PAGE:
Although we’ve now lived in Croatia (Istria, to be exact) over six years, and we’ve done lots of exploring, we are still yet to discover the hotspots of Split and Dubrovnik and the more southerly islands. It’s not out of lack of interest or for want of trying, but we’re still finding so much to still discover closer to home. And especially now that Croatia has joined the Schengen Zone, living very close to the Slovenian border, we find that heading north or over into Italy, is so easy. But, we’ve not neglected the more southerly parts of Croatia, having visited Zadar two or three times, Murter Island and the beautiful city of Šibenik. About four hours down the Adriatic highway, this is a real gem of a city – especially if you love your history, as it is steeped in it.
It’s the perfect city for wandering, as its centre is compact and you can just lose yourself along the winding, cobbled streets. You’ll never get lost as you can always head back down to the sea to get your bearings, or just keep the imposing UNESCO World Heritage Site, the Sibenik Cathedral of St. James, as your marker, as it dominates the skyline of the old town. Built over 105 years (1431-1536) in Gothic and Renaissance styles, this UNESCO World Heritage Site is considered one of the best examples of medieval architecture. There are a few unique features to this Cathedral such as its walls which were built entirely of stone with no mortar or other binding material. On the outside of the walls are 71 sculpted human heads of some of Sibenik’s residents during the period of the Cathedral’s construction – and this was quite something at the time, as ordinary people were given recognition for an important development in the city.
The town hall is located across from the Cathedral of St James, on the city’s main medieval square, the Square of the Republic of Croatia. It’s a Venetian-styled building, resplendent with elaborate carvings. Although the Town Hall was rebuilt after it was damaged during World War II, it still resembles the original one which was built in the middle of the 16th century. The cafe style restaurant is a perfect vantage point for viewing the Cathedral and doing a spot of people watching.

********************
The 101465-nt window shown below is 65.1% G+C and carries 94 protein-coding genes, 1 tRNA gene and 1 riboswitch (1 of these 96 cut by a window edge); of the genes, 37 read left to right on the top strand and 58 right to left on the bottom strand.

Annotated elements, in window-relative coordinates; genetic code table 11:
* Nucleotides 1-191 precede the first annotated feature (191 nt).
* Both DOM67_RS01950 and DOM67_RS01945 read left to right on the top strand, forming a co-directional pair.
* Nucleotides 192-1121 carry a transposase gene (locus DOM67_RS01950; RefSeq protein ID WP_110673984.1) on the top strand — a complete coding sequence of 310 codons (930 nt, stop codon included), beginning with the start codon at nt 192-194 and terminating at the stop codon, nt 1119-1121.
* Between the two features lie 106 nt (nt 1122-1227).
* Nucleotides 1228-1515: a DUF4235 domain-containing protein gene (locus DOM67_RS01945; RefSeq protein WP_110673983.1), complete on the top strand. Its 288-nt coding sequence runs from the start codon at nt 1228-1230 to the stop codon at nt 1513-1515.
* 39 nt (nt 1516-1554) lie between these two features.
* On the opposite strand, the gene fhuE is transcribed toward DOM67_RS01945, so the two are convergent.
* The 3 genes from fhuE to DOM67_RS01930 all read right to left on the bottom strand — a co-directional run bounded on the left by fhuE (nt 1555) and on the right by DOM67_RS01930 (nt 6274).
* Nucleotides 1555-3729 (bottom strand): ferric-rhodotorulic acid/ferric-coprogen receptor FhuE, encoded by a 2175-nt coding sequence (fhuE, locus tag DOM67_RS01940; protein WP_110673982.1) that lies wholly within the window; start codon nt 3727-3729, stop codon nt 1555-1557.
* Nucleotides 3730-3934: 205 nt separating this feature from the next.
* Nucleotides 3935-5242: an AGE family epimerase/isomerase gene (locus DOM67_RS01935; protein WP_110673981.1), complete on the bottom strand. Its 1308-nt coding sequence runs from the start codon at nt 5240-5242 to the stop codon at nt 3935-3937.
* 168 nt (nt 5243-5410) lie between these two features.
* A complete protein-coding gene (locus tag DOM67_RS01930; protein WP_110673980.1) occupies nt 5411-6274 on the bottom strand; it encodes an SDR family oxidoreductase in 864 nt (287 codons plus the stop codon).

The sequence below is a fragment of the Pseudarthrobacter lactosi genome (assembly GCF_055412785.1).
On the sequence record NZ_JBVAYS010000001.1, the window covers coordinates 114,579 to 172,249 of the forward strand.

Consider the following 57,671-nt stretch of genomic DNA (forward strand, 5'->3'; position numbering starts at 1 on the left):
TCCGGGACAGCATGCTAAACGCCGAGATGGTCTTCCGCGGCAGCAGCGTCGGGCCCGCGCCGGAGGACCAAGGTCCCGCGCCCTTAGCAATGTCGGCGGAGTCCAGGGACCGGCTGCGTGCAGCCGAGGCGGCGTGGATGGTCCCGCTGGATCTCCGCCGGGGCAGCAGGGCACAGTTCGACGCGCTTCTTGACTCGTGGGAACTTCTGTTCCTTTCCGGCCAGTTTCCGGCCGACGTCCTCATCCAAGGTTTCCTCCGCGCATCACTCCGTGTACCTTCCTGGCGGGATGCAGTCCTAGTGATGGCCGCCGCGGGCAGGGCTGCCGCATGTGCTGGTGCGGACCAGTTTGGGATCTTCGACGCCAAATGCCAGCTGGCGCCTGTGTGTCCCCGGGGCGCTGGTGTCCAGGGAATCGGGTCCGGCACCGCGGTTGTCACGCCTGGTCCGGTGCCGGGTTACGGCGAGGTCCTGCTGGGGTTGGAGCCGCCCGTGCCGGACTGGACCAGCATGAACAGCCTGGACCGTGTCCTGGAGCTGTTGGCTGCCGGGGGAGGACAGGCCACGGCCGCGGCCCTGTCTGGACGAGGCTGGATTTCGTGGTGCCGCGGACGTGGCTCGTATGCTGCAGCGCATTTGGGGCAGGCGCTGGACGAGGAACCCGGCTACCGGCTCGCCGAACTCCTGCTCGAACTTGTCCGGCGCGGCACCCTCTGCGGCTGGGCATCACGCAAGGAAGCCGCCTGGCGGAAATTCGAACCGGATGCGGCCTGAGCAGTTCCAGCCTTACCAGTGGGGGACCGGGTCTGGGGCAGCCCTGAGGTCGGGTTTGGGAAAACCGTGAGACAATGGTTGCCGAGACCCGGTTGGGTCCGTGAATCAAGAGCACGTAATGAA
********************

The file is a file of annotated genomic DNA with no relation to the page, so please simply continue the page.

The Old Town’s streets, paved with now shiny white marble, are filled with beautiful old stone buildings and pretty squares full of small boutiques, souvenir shops, modern cafes, restaurants, laid-back bars, museums, old churches and monasteries. Sibenik is a walking-friendly city because it’s mostly pedestrianised. The lack of cars, whizzing around, is a real bonus, and the city feels tranquil and peaceful as noise is really reduced. The promenade fringes the edges of the Old Town, so it’s very easy to be in the beating heart of the city one minute and sitting by the sea, the next.
We stayed for three nights (all paid, no freebies etc etc) at the absolutely stunning Life Palace Hotel, located right in the centre of the old town, on Ulica Kralja Tomislava. Right outside the 15th-century Marenci Palace, is a beautiful little piazza, which was the perfect place for an evening drink, and breakfast in the morning. With only seventeen rooms, this hotel could really be described as boutique, with its very sympathetic restoration, combining the heritage of the building and some luxurious modern touches, including a little roof top spa.
With a history as rich as Dubrovnik’s, although definitely more tranquil, Šibenik is perfect for a mini city break on its own, or as stopover if you are exploring the nearby Kornati islands. Whatever you do, though, don’t overlook it. You won’t regret it.